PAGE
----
Final report on the safety assessment of Juniperus communis Extract, Juniperus oxycedrus Extract, Juniperus oxycedrus Tar, Juniperus phoenicea extract, and Juniperus virginiana Extract
International Journal of Toxicology 20 Suppl. 2: 41-56
ISSN/ISBN: 1091-5818 PMID: 11558640 DOI: 10.1080/10915810160233758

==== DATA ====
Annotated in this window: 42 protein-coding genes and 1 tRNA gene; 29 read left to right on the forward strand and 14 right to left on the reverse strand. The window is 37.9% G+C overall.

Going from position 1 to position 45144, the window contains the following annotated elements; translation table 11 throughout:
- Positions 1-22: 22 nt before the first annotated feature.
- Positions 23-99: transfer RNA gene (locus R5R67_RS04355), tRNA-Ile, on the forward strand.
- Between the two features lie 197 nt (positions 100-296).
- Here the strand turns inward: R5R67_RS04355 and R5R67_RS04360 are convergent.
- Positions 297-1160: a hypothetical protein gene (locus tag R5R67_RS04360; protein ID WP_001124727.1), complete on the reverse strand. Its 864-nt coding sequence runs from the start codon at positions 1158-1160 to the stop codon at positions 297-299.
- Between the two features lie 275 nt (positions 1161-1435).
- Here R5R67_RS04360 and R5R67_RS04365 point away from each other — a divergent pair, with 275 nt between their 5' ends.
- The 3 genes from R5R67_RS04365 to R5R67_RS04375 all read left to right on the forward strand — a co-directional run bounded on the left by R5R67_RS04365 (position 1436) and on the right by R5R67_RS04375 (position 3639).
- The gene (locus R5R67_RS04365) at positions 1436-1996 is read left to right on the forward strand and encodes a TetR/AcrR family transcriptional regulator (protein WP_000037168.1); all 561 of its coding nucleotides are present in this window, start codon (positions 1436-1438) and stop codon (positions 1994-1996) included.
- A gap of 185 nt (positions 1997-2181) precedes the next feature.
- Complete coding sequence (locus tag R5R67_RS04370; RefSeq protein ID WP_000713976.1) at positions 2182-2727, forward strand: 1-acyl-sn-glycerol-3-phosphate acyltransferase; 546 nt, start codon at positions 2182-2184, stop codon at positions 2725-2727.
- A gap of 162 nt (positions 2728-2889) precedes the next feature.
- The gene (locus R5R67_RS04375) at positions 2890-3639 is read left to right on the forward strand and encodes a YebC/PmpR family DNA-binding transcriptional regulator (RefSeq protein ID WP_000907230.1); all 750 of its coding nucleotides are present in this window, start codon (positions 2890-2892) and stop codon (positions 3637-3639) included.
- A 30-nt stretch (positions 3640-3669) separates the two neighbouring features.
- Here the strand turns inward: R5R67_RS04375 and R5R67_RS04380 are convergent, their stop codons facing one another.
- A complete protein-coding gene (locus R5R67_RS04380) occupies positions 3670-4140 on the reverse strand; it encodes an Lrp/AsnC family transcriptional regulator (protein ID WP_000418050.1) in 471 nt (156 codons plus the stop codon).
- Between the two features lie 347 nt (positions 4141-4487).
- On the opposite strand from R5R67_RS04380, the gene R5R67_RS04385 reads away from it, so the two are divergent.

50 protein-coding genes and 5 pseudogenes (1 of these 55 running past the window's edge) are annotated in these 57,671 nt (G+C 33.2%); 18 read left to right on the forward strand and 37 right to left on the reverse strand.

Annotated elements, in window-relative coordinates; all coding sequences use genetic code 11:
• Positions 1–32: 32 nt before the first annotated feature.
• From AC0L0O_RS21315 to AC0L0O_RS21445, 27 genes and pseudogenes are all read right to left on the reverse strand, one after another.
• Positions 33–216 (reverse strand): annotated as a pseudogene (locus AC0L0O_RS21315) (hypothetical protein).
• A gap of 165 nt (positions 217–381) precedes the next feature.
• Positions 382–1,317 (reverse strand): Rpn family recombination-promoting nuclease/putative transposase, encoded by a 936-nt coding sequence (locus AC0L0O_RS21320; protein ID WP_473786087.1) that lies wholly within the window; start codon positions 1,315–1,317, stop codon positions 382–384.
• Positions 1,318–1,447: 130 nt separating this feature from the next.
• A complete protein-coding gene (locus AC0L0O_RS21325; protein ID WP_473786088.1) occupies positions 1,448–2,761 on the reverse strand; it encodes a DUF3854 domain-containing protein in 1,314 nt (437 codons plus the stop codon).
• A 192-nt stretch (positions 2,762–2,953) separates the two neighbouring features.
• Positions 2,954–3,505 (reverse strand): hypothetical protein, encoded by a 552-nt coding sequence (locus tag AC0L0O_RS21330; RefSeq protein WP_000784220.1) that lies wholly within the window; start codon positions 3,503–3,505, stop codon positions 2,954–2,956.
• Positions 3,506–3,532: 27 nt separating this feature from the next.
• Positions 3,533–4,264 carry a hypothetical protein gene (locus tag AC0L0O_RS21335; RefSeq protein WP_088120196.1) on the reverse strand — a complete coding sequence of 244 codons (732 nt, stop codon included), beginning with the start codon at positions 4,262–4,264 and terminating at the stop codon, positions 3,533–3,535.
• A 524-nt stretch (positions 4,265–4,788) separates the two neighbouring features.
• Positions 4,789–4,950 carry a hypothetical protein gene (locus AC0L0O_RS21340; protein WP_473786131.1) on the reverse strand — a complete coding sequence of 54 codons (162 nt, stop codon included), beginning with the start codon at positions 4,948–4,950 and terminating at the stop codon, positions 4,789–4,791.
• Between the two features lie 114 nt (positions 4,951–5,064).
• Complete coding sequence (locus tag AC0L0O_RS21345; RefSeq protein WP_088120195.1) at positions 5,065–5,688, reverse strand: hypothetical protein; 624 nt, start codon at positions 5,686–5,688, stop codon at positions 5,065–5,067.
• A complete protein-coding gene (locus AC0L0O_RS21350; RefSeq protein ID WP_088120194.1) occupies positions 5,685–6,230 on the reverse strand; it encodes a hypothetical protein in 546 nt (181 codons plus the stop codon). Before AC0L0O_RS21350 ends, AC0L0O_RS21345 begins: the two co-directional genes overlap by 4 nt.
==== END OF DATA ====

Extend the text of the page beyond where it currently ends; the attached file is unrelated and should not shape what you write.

The common juniper is a tree that grows in Europe, Asia, and North America. The ripe fruit of Juniperus communis and Juniperus oxycedrus is alcohol extracted to produce Juniperus Communis Extract and Juniperus Oxycedrus Extract, respectively. Juniperus Oxycedrus Tar is the volatile oil from the wood of J. oxycedrus. Juniperus Phoenicea Extract comes from the gum of Juniperus phoenicea, and Juniperus Virginiana Extract is extracted from the wood of Juniperus virginiana. Although Juniperus Oxycedrus Tar is produced as a by-product of distillation, no information was available on the manufacturing process for any of the Extracts. Oils derived from these varieties of juniper are used solely as fragrance ingredients; they are commonly produced using steam distillation of the source material, but it is not known if that procedure is used to produce extracts. One report does state that the chemical composition of Juniper Communis Oil and Juniperus Communis Extract is similar, each containing a wide variety of terpenoids and aromatic compounds, with the occasional aliphatic alcohols and aldehydes, and, more rarely, alkanes. The principle component of Juniperus Oxycedrus Tar is cadinene, a sesquiterpene, but cresol and guaiacol are also found. No data were available, however, indicating the extent to which there would be variations in composition that may occur as a result of extraction differences or any other factor such as plant growth conditions. Information on the composition of the other ingredients was not available. All of the Extracts function as biological additives in cosmetic formulations, and Juniperus Oxycedrus Tar is used as a hair-conditioning agent and a fragrance component. Most of the available safety test data are from studies using oils derived from the various varieties of juniper. Because of the expected similarity in composition to the extract, these data were considered. Acute studies using animals show little toxicity of the oil or tar. The oils derived from J. communis and J. virginiana and Juniperus Oxycedrus Tar were not skin irritants in animals. The oil from J. virginiana was not a sensitizer, and the oil from J. communis was not phototoxic in animal tests. Juniperus Oxycedrus Tar was genotoxic in several assays. No genotoxicity data were available for any of the extracts. Juniperus Communis Extract did affect fertility and was abortifacient in studies using albino rats. Clinical tests showed no evidence of irritation or sensitization with any of the tested oils, but some evidence of sensitization to the tar. These data were not considered sufficient to assess the safety of these ingredients. Additional data needs include current concentration of use data; function in cosmetics; methods of manufacturing and impurities data, especially pesticides; ultraviolet (UV) absorption data; if absorption occurs in the UVA or UVB range, photosensitization data are needed; dermal reproductive/developmental toxicity data (to include determination of a no-effect level); two genotoxicity assays (one in a mammalian system) for each extract; if positive, a 2-year dermal carcinogenicity assay performed using National Toxicology Program (NTP) methods is needed; a 2-year dermal carcinogenicity assay performed using NTP methods on Juniperus Oxycedrus Tar; and irritation and sensitization data on each extract and the tar (these data are needed because the available data on the oils cannot be extrapolated). Until these data are available, it is concluded that the available data are insufficient to support the safety of these ingredients in cosmetic formulations.